Regular testing to all of these locations indicated poor performance (including to the short-latency resource located on NOAA N-Wave in Norman itself). This pointed to local area networking problems that were impacting all wide area traffic.
Working with NSSL engineers, the following issues were discovered:
- Use of a 1Gbps test infrastructure for perfSONAR, which was upgraded to 10Gbps
- Establishment of latency and bandwidth tests to other locations
- Discovery of CRC/Framing errors on several devices in the NSSL Core. Errors of this sort normally indicate either a failing or mis-configured piece of equipment
- Layer 2 (e.g. VLAN) networking that was complicated to understand, including the use of a VLAN that had circular paths through the NSSL core
- Establishment of a BGP peering for NSSL on a campus firewall, which caused Science DMZ traffic to still be pulled through the device, even though the intention was to avoid this path
The graph below illustrates performance after the problems were addressed.
The performance gains were short lived, and after about 5 days problems returned. Similar observations were seen – persistent packet loss from latency monitoring tools and low throughput. This was not a constant observation however, as the use of Link aggregation (LAG) links resulted in non-deterministic behavior across the infrastructure. Due to a busy period of time at the facility (weather events and staff vacations), it was not possible to perform a further investigation into a root cause immediately.
In early July, another investigation was performed focusing on the connectivity between the NWS Core and the NWave Norman MX80 Device. Consulting information on Core5, a large number of inbound framing errors were seen from the MX80 (counters on the MX80 would not show this) so an investigation was performed to try the following things:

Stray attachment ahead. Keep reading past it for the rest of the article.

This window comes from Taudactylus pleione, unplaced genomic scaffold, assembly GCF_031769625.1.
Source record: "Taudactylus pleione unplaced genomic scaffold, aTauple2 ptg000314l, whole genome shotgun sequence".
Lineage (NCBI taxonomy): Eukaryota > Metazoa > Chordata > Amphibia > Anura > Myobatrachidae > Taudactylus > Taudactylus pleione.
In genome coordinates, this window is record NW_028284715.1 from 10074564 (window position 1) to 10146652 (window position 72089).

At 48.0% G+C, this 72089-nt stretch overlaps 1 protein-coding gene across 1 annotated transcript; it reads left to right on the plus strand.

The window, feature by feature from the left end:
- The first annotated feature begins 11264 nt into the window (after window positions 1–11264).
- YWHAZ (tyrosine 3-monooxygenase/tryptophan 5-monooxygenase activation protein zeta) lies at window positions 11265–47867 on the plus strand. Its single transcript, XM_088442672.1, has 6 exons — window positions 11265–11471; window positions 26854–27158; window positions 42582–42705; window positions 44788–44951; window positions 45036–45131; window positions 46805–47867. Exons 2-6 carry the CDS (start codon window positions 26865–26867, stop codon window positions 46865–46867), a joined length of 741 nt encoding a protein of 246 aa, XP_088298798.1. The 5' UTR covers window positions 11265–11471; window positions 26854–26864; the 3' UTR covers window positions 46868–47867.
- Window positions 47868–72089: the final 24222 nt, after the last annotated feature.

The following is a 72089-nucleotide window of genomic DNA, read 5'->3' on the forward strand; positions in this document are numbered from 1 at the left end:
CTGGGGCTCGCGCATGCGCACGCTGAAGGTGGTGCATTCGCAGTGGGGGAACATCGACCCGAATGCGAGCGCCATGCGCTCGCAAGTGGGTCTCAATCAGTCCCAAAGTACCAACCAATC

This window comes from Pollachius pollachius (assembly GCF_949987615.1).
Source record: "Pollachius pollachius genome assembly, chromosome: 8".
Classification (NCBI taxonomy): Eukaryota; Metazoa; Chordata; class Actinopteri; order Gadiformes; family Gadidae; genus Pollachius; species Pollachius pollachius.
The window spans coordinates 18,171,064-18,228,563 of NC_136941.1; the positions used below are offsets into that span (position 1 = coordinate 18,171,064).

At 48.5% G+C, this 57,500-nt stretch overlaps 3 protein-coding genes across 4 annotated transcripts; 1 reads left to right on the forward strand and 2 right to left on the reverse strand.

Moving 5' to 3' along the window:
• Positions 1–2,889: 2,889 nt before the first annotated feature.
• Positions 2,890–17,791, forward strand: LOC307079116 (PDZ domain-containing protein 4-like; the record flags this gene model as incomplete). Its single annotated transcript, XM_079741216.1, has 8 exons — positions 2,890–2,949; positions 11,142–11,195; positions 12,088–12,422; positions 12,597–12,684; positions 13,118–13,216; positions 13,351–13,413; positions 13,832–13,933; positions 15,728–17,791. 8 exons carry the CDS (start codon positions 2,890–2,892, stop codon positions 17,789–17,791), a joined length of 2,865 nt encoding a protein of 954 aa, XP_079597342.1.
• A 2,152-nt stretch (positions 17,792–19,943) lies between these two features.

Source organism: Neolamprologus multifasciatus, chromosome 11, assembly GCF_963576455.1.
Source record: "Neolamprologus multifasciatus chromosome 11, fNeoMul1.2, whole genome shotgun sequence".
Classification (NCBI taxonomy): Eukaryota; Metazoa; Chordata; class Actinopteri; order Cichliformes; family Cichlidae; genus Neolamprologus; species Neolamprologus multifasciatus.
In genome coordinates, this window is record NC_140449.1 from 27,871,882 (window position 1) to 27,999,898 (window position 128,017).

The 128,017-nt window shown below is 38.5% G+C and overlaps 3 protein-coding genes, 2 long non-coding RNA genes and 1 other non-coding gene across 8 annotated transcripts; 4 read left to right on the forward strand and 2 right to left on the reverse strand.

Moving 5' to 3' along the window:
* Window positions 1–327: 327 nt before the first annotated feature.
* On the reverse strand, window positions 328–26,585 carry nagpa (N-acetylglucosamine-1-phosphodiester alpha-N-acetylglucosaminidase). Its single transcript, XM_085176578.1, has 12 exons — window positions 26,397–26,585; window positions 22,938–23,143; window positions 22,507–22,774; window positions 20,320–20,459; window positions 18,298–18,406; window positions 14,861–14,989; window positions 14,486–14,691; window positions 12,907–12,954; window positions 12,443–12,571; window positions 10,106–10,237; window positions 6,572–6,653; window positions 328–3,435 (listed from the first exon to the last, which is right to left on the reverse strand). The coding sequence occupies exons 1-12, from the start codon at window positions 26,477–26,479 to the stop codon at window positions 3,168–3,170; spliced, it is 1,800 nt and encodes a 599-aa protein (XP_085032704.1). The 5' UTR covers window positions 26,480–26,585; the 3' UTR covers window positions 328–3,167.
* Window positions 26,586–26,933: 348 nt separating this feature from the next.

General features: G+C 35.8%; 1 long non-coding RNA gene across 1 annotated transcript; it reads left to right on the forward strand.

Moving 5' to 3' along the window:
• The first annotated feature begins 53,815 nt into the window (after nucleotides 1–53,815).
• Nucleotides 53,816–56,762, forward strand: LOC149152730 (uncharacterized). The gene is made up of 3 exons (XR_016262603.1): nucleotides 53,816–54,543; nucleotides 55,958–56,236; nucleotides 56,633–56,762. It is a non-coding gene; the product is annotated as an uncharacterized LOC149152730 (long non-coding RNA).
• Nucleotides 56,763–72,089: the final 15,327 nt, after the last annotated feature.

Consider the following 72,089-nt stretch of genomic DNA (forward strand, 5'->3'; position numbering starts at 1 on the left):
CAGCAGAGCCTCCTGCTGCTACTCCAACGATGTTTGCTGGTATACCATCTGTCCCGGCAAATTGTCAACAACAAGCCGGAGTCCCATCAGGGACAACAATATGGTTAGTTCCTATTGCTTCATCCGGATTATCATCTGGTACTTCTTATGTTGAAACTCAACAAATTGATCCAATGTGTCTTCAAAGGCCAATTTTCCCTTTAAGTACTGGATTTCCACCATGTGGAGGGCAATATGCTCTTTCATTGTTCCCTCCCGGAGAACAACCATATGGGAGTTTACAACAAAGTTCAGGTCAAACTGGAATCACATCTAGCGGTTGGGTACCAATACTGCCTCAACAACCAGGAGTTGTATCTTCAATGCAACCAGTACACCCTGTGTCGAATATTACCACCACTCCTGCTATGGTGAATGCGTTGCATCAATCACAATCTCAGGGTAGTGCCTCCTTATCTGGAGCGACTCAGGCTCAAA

- Dropping the one 10G member of the MX80 to NWS Core LAG that saw the framing errors. After doing so, no other errors were witnessed and tests showed clean results (leaving only 1 10Gbps connection for the facility).
- Cleaning the fiber on the dropped member and re-testing. This showed errors returning.
- Replacing the 10Gbps LR XFP optic. This showed errors returning.
- Migration to a completely different interface for the 10Gbps connection (xe-0/0/3 on the MX80)
Doing so resulted in immediate performance improvement. Shown in Figure 2 below:
A complete timeline for both fixes can be seen below:
The multiple layers of problems are common, with one issue potentially masking others. It is not known at this time why performance remained high for 5-6 days after the initial fix, only to degrade after. One explanation could be increased traffic load aggravating a slowly failing component. It could also be pure chance that the failure occurred at that time and not earlier or later.
Future work for NSSL includes working with the OU Campus to migrate the BGP peering away from the firewall, and consider implementation of a more fully featured Science DMZ.